Moving from New York City to the suburbs can be a major lifestyle change. Fortunately, you don’t have to go far from NYC to find more space. Both Long Island and Westchester are two suburbs within close enough proximity where you can easily commute to the city for work, and play with your kids in your backyard afterwards. While Westchester and Long Island have many similarities, there are subtle differences that can swing your decision if you have to choose between the two. Let’s take a closer look at these two suburban areas.
Housing in New York City Suburbs
The most obvious benefit of moving from city to suburbs is how much living space you get for your money in comparison to New York City. In order to see what you get, let’s look at the median home price and median cost per square foot, according to Zillow:
New York City: $550,000/$501 per square foot
Westchester: $517,100/$251 per square foot
Long Island: $364,000/$348 a square foot
It looks like in both Long Island and Westchester the cost of a home is lower and you’re getting way more space for your money than in NYC. However, in Westchester, in which a home costs more than in Long Island, it’s cheaper per square foot. This may be because Long Island has more population density than Westchester, meaning there are more homes available but there is less space and they are smaller in size than in Westchester.
Transportation to and from NYC to Westchester or Long Island
Getting Around by Car
Long Island and Westchester are two of the nation’s largest hubs for commuters, offering multiple driving routes into the five boroughs. However, when leaving Long Island via car you have to travel through NYC, which can be a pain when traffic is congested (pretty much always). In Westchester you can travel around NYC to leave the state.
Getting Around by Train
Each offer great train options for commuters. Westchester has the Metro North which links directly to Grand Central Station, while Long Island has the LIRR which goes directly into Penn Station. These are the two busiest commuter rails in North America and total over 600,000 passengers each weekday and almost 200 million riders a year.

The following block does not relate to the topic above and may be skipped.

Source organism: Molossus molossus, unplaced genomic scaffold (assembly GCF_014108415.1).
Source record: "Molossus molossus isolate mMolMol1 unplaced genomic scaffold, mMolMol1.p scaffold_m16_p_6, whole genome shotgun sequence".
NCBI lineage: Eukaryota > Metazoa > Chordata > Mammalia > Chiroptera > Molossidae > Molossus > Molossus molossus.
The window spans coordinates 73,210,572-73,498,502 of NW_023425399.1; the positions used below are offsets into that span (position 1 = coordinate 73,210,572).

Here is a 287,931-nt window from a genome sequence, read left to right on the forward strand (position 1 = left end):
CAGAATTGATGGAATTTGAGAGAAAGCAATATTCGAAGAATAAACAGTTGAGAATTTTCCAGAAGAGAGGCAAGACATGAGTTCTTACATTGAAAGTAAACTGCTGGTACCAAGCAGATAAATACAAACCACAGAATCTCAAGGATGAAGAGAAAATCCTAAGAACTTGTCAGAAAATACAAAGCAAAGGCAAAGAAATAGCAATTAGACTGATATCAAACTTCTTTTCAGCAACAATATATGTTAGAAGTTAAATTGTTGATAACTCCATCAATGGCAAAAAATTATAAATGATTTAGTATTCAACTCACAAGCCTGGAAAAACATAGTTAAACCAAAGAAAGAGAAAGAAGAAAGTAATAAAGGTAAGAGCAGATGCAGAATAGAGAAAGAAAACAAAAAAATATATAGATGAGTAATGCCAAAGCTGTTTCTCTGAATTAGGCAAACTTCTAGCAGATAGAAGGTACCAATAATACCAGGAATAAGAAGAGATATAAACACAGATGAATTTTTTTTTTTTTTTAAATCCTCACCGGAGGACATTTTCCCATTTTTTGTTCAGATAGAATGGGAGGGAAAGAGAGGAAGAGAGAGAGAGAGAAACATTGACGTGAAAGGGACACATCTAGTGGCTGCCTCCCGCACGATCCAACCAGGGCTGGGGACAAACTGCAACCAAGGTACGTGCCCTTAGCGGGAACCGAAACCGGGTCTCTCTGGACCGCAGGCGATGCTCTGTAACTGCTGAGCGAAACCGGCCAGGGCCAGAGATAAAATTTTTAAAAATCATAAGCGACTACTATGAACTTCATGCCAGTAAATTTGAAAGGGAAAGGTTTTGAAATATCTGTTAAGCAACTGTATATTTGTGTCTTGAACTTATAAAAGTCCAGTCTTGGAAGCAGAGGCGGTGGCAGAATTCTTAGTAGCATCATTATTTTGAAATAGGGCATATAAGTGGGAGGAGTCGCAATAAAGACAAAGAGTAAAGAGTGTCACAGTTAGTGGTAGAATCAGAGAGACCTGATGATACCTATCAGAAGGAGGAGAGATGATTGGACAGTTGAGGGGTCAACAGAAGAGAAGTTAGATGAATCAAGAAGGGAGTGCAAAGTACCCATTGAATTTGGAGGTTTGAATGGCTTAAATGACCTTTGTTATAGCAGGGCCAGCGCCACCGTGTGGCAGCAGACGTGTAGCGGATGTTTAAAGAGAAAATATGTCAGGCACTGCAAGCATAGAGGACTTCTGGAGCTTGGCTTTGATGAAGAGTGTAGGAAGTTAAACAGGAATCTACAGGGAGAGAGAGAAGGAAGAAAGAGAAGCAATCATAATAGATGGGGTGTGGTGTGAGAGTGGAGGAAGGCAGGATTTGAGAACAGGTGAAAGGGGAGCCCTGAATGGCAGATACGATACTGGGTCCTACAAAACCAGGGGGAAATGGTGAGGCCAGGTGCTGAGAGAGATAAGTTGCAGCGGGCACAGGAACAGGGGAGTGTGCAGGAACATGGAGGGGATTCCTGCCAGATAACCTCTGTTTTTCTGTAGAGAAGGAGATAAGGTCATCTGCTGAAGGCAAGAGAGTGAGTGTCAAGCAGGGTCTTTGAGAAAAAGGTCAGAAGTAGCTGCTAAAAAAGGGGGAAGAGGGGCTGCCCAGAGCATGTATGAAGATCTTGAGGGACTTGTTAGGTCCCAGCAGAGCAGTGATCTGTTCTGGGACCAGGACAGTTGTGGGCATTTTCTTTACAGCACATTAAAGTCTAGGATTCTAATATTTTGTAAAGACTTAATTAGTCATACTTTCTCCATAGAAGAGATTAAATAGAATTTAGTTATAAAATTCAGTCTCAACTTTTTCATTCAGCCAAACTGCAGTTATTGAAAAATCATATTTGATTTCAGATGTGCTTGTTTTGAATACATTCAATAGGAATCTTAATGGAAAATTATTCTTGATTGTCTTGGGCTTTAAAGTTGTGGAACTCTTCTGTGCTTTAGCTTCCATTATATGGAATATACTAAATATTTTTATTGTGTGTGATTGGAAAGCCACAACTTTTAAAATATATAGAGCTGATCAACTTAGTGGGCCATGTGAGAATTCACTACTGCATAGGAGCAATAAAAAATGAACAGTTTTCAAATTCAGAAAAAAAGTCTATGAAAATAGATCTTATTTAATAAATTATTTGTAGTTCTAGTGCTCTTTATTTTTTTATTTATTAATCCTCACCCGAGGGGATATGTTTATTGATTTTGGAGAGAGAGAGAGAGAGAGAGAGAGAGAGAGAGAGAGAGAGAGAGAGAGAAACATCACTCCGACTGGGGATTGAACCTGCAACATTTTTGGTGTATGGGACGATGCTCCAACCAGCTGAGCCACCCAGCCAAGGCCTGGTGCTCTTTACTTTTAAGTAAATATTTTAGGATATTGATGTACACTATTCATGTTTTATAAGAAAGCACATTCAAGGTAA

Flying from JFK or LaGuardia
Queens is technically on Long Island and it’s easier to reach JFK airport via car and the LIRR in comparison to Westchester. LaGuardia is within driving distance to some areas of Westchester but it’s safe to say Long Island has the edge when it comes to airport access.
Outdoor Activities in Long Island and Westchester
When it comes to the outdoors, Westchester and Long Island have a ton of open space with parks, golf courses and equestrian trails. Westchester is closer to several mountains and hiking trails, so if you like to hit the slopes or hike, you’ll be able to access your favorite mountain more frequently.
When it comes to the water, Westchester has access to the Hudson River and hosts an active sailing scene. Long Island has beaches on the South Shore and Fire Island, home to many small summer villages on the Atlantic Ocean, and the Great South Bay is home to Blue Point Oysters and has a rich history in the seafood industry. There are also countless options for fishing; both shore casting and deep sea and the East End of Long Island is more than just the Hamptons as it has a ton of farms and vineyards.
Education in Long Island and Westchester
School districts remain a constantly debated topic among families. Westchester and Long Island each have great school districts and universities. Though, the edge for school may go to Westchester as they have a more schools in top national rankings and more access to private schools and prep schools.
Ready to plan your move to or from NYC to the suburbs?
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